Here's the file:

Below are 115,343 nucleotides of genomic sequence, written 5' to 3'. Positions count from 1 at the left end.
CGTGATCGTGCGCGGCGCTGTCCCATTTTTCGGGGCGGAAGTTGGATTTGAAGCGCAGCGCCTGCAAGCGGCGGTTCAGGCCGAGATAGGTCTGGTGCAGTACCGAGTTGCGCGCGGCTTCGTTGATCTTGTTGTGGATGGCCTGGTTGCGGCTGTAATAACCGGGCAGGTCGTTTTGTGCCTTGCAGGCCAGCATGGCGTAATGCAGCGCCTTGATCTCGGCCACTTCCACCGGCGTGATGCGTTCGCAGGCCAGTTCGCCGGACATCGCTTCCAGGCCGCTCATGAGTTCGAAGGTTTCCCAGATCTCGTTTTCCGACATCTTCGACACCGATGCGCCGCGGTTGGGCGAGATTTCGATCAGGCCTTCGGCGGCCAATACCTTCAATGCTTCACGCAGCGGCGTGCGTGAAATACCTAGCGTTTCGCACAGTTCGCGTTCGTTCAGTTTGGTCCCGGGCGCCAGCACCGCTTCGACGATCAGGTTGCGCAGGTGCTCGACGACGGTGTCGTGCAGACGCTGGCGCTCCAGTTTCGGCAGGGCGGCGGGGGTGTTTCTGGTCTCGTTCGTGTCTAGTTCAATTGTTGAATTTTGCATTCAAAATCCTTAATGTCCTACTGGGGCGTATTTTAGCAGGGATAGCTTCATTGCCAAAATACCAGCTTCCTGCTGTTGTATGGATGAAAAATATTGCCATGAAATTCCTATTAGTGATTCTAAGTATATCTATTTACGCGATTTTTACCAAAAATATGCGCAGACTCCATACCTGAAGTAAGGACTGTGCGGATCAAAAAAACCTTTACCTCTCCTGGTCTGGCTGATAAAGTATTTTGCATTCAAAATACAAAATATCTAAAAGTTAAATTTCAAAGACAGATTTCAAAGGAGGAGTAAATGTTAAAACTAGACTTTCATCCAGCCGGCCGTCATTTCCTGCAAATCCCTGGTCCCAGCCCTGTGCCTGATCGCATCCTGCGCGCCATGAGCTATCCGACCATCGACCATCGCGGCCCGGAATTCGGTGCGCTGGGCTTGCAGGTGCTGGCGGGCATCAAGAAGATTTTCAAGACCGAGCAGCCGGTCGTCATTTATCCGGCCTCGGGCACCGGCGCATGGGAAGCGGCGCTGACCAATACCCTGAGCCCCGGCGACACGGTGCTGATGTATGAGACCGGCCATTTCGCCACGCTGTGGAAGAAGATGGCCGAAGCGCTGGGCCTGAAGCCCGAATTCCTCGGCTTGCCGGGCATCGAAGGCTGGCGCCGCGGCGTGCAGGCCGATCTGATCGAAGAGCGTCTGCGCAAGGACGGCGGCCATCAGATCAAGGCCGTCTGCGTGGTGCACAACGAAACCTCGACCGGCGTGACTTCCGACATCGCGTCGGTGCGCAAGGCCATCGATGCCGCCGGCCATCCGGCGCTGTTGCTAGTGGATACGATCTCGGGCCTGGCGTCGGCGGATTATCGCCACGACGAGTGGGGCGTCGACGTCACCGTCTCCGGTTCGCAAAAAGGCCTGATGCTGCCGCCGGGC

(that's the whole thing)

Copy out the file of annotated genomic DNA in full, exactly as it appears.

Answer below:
Below are 115,343 nucleotides of genomic sequence, written 5' to 3'. Positions count from 1 at the left end.
CGTGATCGTGCGCGGCGCTGTCCCATTTTTCGGGGCGGAAGTTGGATTTGAAGCGCAGCGCCTGCAAGCGGCGGTTCAGGCCGAGATAGGTCTGGTGCAGTACCGAGTTGCGCGCGGCTTCGTTGATCTTGTTGTGGATGGCCTGGTTGCGGCTGTAATAACCGGGCAGGTCGTTTTGTGCCTTGCAGGCCAGCATGGCGTAATGCAGCGCCTTGATCTCGGCCACTTCCACCGGCGTGATGCGTTCGCAGGCCAGTTCGCCGGACATCGCTTCCAGGCCGCTCATGAGTTCGAAGGTTTCCCAGATCTCGTTTTCCGACATCTTCGACACCGATGCGCCGCGGTTGGGCGAGATTTCGATCAGGCCTTCGGCGGCCAATACCTTCAATGCTTCACGCAGCGGCGTGCGTGAAATACCTAGCGTTTCGCACAGTTCGCGTTCGTTCAGTTTGGTCCCGGGCGCCAGCACCGCTTCGACGATCAGGTTGCGCAGGTGCTCGACGACGGTGTCGTGCAGACGCTGGCGCTCCAGTTTCGGCAGGGCGGCGGGGGTGTTTCTGGTCTCGTTCGTGTCTAGTTCAATTGTTGAATTTTGCATTCAAAATCCTTAATGTCCTACTGGGGCGTATTTTAGCAGGGATAGCTTCATTGCCAAAATACCAGCTTCCTGCTGTTGTATGGATGAAAAATATTGCCATGAAATTCCTATTAGTGATTCTAAGTATATCTATTTACGCGATTTTTACCAAAAATATGCGCAGACTCCATACCTGAAGTAAGGACTGTGCGGATCAAAAAAACCTTTACCTCTCCTGGTCTGGCTGATAAAGTATTTTGCATTCAAAATACAAAATATCTAAAAGTTAAATTTCAAAGACAGATTTCAAAGGAGGAGTAAATGTTAAAACTAGACTTTCATCCAGCCGGCCGTCATTTCCTGCAAATCCCTGGTCCCAGCCCTGTGCCTGATCGCATCCTGCGCGCCATGAGCTATCCGACCATCGACCATCGCGGCCCGGAATTCGGTGCGCTGGGCTTGCAGGTGCTGGCGGGCATCAAGAAGATTTTCAAGACCGAGCAGCCGGTCGTCATTTATCCGGCCTCGGGCACCGGCGCATGGGAAGCGGCGCTGACCAATACCCTGAGCCCCGGCGACACGGTGCTGATGTATGAGACCGGCCATTTCGCCACGCTGTGGAAGAAGATGGCCGAAGCGCTGGGCCTGAAGCCCGAATTCCTCGGCTTGCCGGGCATCGAAGGCTGGCGCCGCGGCGTGCAGGCCGATCTGATCGAAGAGCGTCTGCGCAAGGACGGCGGCCATCAGATCAAGGCCGTCTGCGTGGTGCACAACGAAACCTCGACCGGCGTGACTTCCGACATCGCGTCGGTGCGCAAGGCCATCGATGCCGCCGGCCATCCGGCGCTGTTGCTAGTGGATACGATCTCGGGCCTGGCGTCGGCGGATTATCGCCACGACGAGTGGGGCGTCGACGTCACCGTCTCCGGTTCGCAAAAAGGCCTGATGCTGCCGCCGGGC